7 Anxiety-Attack Triggers

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Everyone gets anxious, restless, and frazzled — but if you’re constantly experiencing anxiety and don’t really know why, you could have an anxiety disorder.

Doctors make a diagnosis of generalized anxiety disorder when patients have anxiety symptoms (such as constant worry, difficulty concentrating, insomnia, and frequent headaches) for more than six months, without good reason. But what causes the anxiety-ridden to fret over day-to-day events — situations that other folks simply brush off? Researchers don’t completely understand all the causes, but they do know that anxiety is linked to a number of surprising triggers, from weight-loss supplements to thyroid problems.

2 / 8   Heart Problems

If you’ve ever had a panic attack, you’re familiar with the way your hands get clammy, you can’t catch your breath — and your heart feels like it’s going to pound right out of your chest. But problems with your heart can also be the cause of anxiety. In fact, after a heart attack or heart surgery, about one-third of people experience anxiety symptoms such as heart palpitations and shortness of breath. These symptoms often last up to one year or more, and they’re more common in women.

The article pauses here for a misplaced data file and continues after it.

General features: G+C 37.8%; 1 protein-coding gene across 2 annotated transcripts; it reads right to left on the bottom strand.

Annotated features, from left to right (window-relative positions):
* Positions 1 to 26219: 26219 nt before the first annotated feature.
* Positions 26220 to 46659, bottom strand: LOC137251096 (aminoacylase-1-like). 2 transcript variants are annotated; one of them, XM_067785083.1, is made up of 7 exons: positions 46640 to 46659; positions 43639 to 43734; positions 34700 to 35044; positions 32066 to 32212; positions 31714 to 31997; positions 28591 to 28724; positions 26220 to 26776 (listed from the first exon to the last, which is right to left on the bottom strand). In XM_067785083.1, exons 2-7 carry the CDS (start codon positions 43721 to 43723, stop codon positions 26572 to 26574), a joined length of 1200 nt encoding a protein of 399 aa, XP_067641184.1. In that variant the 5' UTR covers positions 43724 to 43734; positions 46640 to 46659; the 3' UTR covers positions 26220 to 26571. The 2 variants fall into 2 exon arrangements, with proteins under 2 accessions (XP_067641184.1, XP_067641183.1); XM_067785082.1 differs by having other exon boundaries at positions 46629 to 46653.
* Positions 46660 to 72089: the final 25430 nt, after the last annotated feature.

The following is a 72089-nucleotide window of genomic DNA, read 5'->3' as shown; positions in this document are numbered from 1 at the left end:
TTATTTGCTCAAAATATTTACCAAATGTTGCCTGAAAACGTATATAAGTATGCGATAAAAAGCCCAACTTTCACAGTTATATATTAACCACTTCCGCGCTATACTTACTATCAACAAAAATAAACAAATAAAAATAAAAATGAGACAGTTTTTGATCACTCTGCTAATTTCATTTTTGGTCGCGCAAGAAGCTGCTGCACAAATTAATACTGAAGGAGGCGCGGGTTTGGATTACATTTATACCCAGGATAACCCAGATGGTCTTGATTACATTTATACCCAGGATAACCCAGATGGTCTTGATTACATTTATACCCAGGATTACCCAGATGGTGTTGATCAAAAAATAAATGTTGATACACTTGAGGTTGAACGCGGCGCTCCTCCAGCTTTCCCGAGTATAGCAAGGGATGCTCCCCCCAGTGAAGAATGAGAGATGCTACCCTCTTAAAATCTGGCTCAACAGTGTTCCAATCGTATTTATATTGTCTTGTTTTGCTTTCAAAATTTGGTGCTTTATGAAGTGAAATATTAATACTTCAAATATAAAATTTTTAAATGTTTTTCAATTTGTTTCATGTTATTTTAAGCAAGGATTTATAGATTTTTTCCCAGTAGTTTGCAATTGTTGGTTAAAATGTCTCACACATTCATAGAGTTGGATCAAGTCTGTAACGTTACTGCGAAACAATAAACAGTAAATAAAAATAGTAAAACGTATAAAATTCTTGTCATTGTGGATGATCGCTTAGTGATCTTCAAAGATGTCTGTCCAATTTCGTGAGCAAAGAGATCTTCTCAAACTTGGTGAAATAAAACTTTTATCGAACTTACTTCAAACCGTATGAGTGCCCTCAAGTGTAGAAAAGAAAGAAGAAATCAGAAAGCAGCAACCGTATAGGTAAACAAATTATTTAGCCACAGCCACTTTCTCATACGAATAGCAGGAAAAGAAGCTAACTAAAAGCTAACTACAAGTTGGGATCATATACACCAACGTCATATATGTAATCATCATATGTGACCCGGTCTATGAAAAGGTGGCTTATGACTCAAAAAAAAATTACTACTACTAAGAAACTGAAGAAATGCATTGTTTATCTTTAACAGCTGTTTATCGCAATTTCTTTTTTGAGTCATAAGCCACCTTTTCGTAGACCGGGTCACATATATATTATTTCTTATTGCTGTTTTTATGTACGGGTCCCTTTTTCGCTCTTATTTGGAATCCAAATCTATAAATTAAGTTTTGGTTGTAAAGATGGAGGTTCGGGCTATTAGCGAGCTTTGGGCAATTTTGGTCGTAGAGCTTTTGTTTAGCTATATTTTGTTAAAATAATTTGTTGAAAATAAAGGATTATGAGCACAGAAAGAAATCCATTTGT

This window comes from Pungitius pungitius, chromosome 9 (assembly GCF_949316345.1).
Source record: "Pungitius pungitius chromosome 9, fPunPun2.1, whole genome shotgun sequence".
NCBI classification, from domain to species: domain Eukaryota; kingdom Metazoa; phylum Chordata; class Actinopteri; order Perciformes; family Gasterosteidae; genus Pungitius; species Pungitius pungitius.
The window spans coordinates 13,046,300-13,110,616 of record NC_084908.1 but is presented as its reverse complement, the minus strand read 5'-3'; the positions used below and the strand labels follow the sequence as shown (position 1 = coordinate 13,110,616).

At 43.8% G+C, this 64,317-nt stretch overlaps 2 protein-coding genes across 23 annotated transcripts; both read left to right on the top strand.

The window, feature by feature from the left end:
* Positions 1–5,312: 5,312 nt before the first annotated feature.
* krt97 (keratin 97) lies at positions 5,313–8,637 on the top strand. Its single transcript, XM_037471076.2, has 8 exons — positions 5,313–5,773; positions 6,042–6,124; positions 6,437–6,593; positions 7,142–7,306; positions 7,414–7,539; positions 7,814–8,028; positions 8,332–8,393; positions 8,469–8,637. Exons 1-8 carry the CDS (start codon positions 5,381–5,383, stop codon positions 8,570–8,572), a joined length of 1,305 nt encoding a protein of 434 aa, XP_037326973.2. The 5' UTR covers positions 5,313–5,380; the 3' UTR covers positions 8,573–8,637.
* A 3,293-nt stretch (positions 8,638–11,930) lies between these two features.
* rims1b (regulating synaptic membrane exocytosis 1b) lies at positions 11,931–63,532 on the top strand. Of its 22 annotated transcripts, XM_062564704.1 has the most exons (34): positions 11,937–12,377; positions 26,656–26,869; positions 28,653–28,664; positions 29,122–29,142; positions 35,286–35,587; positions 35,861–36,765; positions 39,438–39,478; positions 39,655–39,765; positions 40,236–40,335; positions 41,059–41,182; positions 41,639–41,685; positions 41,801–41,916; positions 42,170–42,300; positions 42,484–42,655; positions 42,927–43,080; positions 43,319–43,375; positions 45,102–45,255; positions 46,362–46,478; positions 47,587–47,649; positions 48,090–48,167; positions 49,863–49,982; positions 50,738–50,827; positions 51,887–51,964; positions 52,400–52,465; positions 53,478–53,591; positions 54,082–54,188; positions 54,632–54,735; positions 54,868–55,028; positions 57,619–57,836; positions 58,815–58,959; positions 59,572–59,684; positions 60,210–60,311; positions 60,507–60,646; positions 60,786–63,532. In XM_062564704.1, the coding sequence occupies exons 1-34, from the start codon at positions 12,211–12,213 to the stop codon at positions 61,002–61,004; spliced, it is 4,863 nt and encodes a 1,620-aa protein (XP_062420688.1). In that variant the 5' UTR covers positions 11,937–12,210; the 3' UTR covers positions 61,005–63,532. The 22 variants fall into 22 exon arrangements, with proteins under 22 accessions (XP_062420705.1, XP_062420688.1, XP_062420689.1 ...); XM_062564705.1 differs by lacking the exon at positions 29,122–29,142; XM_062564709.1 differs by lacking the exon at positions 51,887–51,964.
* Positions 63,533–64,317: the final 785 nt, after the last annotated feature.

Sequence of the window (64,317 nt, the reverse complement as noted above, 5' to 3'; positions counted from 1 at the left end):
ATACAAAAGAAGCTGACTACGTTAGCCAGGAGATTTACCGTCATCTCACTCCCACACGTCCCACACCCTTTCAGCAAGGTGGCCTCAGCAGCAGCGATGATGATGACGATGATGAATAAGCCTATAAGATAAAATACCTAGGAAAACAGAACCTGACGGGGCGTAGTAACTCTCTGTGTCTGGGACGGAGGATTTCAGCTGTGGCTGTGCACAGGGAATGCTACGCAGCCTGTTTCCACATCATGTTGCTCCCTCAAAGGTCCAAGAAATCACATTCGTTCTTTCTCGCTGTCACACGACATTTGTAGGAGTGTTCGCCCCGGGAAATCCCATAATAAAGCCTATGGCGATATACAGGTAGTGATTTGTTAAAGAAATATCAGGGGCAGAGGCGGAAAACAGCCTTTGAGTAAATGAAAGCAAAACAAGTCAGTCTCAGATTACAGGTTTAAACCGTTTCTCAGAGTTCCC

3 / 8   Alcohol and Drugs

Research shows that people with anxiety disorders, particularly social anxiety disorder, are up to three times more likely also to have problems with drugs and alcohol. But that’s not at all: Abuse of alcohol or drugs can also lead to an anxiety disorder or an anxiety attack. People with social anxiety who abuse alcohol have been shown to be more likely to have severe symptoms of anxiety — as well as other emotional problems and health conditions. No matter which problem comes first, the combination of drugs, alcohol, and anxiety can become a vicious cycle.

 

5 / 8   Medications

Certain medications have some ugly side effects — they can cause anxiety symptoms or even trigger an anxiety attack. Prescription medications to watch out for include thyroid drugs and asthma drugs, while over-the counter decongestants and combination cold remedies could put you at risk. And if you suddenly stop taking medication used to treat anxiety (benzodiazepines), this may cause anxiety symptoms, too.

4 / 8   Caffeine

Caffeine is a stimulant — and that can be bad news for someone with anxiety. In fact, caffeine’s jittery effects on your body are similar to those of a frightening event. That’s because caffeine stimulates your “fight or flight” response, and studies show that this can make anxiety worse and can even trigger an anxiety attack. And just like the symptoms of anxiety, consuming one too many cups of Joe may leave you feeling nervous, moody, and can keep you up all night.

 

 

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